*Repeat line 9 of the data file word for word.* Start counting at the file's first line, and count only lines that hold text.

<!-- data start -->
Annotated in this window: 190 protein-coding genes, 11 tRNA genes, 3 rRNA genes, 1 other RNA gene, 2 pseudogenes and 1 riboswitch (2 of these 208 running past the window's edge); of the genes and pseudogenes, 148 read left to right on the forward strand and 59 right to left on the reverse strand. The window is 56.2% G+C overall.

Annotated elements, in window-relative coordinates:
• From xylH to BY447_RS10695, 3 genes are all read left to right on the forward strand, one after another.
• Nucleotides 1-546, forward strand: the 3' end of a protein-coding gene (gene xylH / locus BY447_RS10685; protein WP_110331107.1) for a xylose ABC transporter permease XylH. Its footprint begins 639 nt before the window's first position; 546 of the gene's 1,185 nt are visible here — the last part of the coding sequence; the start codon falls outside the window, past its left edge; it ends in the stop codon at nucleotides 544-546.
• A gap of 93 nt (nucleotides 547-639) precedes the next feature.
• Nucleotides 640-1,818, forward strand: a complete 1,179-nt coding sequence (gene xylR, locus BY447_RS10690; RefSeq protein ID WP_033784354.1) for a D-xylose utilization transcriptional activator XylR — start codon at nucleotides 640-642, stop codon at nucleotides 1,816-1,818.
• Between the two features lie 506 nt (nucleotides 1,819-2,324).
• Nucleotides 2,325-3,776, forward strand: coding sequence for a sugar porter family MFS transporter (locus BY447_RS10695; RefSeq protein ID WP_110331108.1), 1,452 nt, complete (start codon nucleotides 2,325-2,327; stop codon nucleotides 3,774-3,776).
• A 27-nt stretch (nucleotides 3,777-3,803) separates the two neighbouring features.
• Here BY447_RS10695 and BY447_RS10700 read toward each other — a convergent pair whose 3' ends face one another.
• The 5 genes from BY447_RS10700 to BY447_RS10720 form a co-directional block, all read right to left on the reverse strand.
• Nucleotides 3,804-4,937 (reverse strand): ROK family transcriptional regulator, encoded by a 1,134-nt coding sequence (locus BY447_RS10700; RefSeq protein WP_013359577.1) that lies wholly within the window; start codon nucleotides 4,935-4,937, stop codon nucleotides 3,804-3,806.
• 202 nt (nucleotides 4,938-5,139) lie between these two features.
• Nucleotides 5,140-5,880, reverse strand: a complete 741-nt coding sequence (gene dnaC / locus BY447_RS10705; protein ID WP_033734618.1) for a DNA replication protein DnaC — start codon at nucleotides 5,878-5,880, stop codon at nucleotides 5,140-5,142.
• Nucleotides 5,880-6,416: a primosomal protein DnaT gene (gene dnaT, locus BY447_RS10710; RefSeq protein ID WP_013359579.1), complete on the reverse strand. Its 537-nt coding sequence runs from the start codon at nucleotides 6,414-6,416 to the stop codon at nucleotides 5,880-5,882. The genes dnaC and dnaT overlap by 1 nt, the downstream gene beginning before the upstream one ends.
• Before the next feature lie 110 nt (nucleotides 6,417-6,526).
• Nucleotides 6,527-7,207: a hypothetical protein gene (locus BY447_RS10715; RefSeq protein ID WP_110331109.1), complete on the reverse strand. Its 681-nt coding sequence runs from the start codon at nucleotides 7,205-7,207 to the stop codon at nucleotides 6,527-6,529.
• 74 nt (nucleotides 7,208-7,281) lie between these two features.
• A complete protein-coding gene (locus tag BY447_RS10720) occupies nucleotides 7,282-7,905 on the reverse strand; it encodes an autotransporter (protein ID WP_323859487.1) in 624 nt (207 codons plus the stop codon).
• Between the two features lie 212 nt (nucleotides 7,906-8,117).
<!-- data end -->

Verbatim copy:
• A 27-nt stretch (nucleotides 3,777-3,803) separates the two neighbouring features.